Eugene used to insist that the Oblates reduce their attachment to their families, and yet he was so attached to his. Was it perhaps because he had suffered deeply being deprived of life with his family during all the years of his adolescence as an exile?

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In communion with the suffering Catholics in Spain, which we have seen above, Eugene wrote a pastoral letter to his diocese.

Yes, my dearly beloved brethren, you cannot merely watch without taking interest in the sad situation. A portion of what used to be one of the most flourishing parts of Christianity stands to be violently torn from its ancient spiritual foundations and so be separated from God’s Church. How can we not be terrified at this schism which would come about in the name of a temporal power taking upon itself the right to be like a wall of separation between the bishops and the Vicar of Christ, between the faithful and him who is their common Father? …There is no law that can go against the law of God, no constituted power whatever, that can supersede the divine constitution of the Church.

Bishop Eugene de Mazenod, Pastoral Letter to the Diocese of Marseilles 1842 (Rey)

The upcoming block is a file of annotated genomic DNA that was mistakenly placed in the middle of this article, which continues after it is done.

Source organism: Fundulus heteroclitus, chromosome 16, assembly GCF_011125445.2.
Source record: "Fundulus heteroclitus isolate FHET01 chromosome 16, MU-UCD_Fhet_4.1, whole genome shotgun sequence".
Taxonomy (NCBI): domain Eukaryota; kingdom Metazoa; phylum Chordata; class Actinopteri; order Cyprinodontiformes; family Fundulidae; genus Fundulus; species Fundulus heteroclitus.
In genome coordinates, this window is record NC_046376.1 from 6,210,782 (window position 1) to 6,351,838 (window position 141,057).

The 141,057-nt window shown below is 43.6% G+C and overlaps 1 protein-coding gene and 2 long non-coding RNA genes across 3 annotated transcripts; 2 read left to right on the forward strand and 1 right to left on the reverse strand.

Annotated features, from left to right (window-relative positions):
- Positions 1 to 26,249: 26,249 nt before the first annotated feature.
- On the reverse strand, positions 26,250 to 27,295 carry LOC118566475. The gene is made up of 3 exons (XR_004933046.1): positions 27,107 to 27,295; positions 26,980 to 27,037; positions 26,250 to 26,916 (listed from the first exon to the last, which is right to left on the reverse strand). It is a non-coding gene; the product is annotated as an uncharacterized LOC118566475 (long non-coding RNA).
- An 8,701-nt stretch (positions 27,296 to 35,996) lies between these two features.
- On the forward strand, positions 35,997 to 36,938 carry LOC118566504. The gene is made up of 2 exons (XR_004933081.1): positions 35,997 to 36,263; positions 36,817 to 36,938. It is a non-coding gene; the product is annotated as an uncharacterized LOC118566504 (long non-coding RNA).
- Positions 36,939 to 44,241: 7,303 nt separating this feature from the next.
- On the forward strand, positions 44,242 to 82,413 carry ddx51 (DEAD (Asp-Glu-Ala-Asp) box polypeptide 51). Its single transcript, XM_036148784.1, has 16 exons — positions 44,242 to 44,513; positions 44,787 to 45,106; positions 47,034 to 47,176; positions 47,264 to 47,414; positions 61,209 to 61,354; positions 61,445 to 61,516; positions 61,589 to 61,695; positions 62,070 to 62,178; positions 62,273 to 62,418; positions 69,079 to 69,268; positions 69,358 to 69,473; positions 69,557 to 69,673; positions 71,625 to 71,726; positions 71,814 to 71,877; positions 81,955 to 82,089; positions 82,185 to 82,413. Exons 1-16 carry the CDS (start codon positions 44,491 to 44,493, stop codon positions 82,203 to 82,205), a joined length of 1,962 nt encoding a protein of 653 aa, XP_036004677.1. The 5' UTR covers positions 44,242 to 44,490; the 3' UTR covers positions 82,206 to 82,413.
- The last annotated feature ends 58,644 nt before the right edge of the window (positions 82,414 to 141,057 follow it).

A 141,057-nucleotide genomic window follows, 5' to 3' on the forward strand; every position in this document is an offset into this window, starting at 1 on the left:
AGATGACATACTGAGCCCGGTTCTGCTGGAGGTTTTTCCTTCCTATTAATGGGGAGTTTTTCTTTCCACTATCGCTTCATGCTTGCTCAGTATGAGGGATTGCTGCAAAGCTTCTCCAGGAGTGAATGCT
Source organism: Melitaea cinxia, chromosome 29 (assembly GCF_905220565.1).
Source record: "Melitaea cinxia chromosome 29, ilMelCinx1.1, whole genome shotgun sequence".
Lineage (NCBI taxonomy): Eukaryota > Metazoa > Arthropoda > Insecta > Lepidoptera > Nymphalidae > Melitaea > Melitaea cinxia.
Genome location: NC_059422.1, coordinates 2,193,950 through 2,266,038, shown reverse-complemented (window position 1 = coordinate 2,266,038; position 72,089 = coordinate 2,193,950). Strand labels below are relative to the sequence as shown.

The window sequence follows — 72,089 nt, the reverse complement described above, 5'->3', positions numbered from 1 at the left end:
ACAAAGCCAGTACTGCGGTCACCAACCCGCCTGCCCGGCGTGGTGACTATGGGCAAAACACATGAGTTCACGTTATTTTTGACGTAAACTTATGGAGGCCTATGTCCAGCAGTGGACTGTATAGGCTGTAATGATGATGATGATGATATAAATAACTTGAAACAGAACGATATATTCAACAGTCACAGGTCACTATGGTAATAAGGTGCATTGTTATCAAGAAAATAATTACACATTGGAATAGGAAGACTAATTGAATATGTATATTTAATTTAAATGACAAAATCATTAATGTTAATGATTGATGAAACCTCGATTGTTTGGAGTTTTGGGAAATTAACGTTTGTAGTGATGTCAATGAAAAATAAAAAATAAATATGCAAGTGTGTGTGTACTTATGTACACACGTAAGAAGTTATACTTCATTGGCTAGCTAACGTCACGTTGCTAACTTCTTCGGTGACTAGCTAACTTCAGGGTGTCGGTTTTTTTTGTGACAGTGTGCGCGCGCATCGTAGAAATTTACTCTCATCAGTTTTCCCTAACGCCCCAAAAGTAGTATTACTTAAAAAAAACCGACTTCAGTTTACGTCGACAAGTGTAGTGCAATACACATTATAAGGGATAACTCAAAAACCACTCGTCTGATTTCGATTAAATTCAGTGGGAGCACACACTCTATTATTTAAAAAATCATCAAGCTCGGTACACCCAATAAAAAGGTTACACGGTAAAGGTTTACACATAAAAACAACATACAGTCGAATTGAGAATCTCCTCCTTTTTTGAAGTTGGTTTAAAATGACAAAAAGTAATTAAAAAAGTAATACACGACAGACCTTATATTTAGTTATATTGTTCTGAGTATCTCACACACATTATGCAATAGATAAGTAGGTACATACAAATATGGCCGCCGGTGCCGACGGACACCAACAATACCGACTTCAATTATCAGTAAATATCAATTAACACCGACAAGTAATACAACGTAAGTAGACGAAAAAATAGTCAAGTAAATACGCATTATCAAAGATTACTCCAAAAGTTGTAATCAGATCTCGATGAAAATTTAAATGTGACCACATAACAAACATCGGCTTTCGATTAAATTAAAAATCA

To this purpose he organized prayer services in Marseilles.

First station for the Jubilee at the cathedral. The church was found to be much too small: two hours before the designated time, the three naves and all the chapels were full. They arrived in droves to assist in this holy action. The doors had to be closed.

This glorious gathering was a magnificent spectacle, made up of the principal pastor, surrounded by all his clergy and a multitude of the faithful, in order to solemnly invoke the Lord in favor of a part of the grand Christian family threatened in its faith. I intoned the Veni Creator, which was sung by thousands of voices, inspired, as I was myself, by a living sense of fraternal charity, of filial trust, and by a certain, inexpressible interior jubilation. This joy stemmed from the grand communion of saints, whose perceptible impression it was impossible not to experience, with the joy of sensing that one belongs to this Catholic Church, which has God for Father and all baptized persons as brothers and sisters.

Eugene de Mazenod Diary, 19 April 1842, EO XXI